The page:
Energy Alliance Joins 25 AGs Suing to Stop Biden’s New Rule Allowing Retirement Account Managers to Put ESG Above Profits

Texas Atty. Gen. Ken Paxton


An alliance of two hundred companies engaged in oil and natural gas exploration and production has joined with the attorneys general of 25 states in a lawsuit seeking to stop a new Biden Administration rule allowing retirement account managers to invest in Environmental, Social and Governance (ESG) efforts, even if they’re not the most profitable for their clients.

The complaint, filed in Texas, seeks a preliminary injunction and permanent relief, in the form of a declaration that the ESG rule violates both the Administrative Procedure Act (APA) and Employee Retirement Income Security Act (ERISA) and is arbitrary and capricious.

“This rule is an affront to every American concerned about their retirement account. The fact that the Biden Administration is now opting to risk the financial security of working-class Americans to advance a woke political agenda is insulting and illegal,” Texas Attorney General Ken Paxton, who is co-leading the lawsuit, said in a press release announcing the complaint:

“The rule authorizes fiduciaries to consider nonfinancial factors when administering trust assets, likely leading many to focus on advancing an ESG agenda instead of achieving long-term financial stability for their clients. Beyond being detrimental to the retirement accounts of hardworking Americans, the rule is fundamentally unlawful, as well as arbitrary and capricious.”

“The Biden Administration is promoting its climate change agenda by putting everyday people’s retirement money at risk,” Utah Attorney General Sean D. Reyes said in a statement:

“Americans are already suffering from the current economic downturn. Permitting asset managers to direct hard-working Americans’ money to ESG investments puts trillions of dollars of retirement savings at risk in exchange for someone else’s political agenda.”

The 25 attorneys general are joined in the lawsuit by the Western Energy Alliance, which represents mostly small businesses in the oil and natural gas industry. The Alliance warns that the ESG rule not only hurts investors’ retirement account balances, but also intensifies the Biden Administration’s ongoing war on domestic energy:

​“Western Energy Alliance joined 25 states in challenging this rule because it is one of many the Biden Administration is moving forward with as a means of de-financing American oil and natural gas companies. The administration continues its drive to put American oil and natural gas out of business even as the president turns to Venezuela and Saudi Arabia to increase their production.”

“The rule raises ESG and climate change factors above maximizing returns for pension plans and 401(k)s,” said Kathleen Sgamma, president of the Alliance. “Data continue to emerge that ESG investing is highly politicized and delivers lower returns. DOL’s rule would cause retirees and employees to end up with significantly lower income in retirement, all for purposes of a one-sided political agenda.”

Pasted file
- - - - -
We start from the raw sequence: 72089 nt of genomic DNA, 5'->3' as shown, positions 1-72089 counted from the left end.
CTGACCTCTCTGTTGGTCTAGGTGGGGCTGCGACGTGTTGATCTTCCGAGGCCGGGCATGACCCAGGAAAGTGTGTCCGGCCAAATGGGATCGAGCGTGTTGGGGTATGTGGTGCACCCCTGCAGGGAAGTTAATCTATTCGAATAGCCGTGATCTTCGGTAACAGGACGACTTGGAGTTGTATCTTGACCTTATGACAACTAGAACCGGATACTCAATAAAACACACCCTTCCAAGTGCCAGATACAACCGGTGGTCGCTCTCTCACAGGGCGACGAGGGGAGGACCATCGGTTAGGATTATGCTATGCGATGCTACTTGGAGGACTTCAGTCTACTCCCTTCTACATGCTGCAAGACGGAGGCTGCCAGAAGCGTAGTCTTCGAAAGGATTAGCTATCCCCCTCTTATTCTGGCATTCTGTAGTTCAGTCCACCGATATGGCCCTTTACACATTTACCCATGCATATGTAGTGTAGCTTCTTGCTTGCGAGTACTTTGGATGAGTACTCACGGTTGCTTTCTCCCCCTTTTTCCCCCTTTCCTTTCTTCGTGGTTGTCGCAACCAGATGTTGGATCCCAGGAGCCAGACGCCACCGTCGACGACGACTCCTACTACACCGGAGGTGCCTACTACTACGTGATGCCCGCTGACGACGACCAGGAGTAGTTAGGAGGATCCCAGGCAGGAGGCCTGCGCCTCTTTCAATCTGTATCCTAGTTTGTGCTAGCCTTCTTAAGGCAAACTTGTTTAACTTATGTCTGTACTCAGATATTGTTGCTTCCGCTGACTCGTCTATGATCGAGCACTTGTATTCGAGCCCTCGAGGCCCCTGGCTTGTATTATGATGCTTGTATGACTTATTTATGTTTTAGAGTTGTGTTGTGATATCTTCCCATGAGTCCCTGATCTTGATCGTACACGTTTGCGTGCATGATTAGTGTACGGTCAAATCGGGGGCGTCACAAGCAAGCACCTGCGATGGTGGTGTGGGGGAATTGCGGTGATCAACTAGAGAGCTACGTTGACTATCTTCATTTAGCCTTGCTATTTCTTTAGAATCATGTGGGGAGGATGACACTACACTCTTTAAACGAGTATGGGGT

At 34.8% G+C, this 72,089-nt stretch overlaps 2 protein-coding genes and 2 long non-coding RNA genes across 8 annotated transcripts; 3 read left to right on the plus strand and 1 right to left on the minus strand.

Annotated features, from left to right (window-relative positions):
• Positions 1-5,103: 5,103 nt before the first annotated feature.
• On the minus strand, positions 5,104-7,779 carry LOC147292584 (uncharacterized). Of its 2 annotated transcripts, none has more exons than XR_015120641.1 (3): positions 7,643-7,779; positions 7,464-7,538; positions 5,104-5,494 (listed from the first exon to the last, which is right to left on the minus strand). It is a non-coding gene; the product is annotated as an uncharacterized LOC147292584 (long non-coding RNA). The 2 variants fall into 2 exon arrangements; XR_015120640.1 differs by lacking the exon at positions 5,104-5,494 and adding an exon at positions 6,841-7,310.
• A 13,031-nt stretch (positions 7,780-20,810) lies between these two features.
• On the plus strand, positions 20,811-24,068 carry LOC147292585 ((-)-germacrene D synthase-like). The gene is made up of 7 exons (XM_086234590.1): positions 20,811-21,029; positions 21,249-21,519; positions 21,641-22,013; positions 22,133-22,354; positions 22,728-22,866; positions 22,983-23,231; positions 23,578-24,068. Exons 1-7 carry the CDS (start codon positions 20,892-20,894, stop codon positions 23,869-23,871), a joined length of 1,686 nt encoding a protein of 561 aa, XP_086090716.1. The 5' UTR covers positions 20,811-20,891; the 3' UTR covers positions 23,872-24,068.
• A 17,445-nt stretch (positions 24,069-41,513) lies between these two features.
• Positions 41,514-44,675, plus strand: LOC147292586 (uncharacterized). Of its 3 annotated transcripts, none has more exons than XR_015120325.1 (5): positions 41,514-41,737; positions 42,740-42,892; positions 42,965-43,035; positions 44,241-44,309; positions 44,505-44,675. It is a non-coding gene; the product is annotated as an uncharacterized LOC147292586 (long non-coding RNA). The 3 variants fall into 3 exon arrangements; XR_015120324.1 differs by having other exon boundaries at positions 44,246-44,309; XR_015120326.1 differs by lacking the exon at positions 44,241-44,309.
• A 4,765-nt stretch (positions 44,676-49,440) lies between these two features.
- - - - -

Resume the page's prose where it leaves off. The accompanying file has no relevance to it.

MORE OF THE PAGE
The lawsuit is being considered by a court that has vacated a similar rule in the past, Bloomberg Law notes:

“The case is now within the ultimate purview of the US Court of Appeals for the Fifth Circuit, which in 2018 vacated a major DOL rule redefining an investment advice fiduciary under the Employee Retirement Income Security Act of 1974 (Pub.L. 93-406). Like Thursday’s suit, plaintiffs challenging the fiduciary rule accused EBSA of exceeding its statutory authority by proffering an arbitrary and capricious rule.”

Asset managers have been increasing putting companies’ ESG, and especially climate change, policies ahead of their profit potential when choosing investments for their clients, Fox Business reports:

“Over the past few years, massive asset managers and financial institutions have increasingly focused on prioritizing ESG factors when making key investment decisions. They have particularly set their sights on investing in companies based on those companies’ efforts to combat climate change and curb their carbon footprints.

Companies like BlackRock, State Street, and Vanguard, which collectively manage trillions of dollars in assets, have taken lead roles in the ESG movement. In response to the growing movement, Republican state attorneys general and financial officers have fought back, canceling contracts with the firms and threatening legal action over how they handle customers’ investments.”

According to the complaint, ERISA covers approximately 747,000 retirement plans, 2.5 million health plans, and 673,000 other welfare benefit plans. Employee benefit plans cover about 152 million workers, and more than $12 trillion in plan assets, equivalent to more than half of the nation’s gross domestic product, the complaint notes.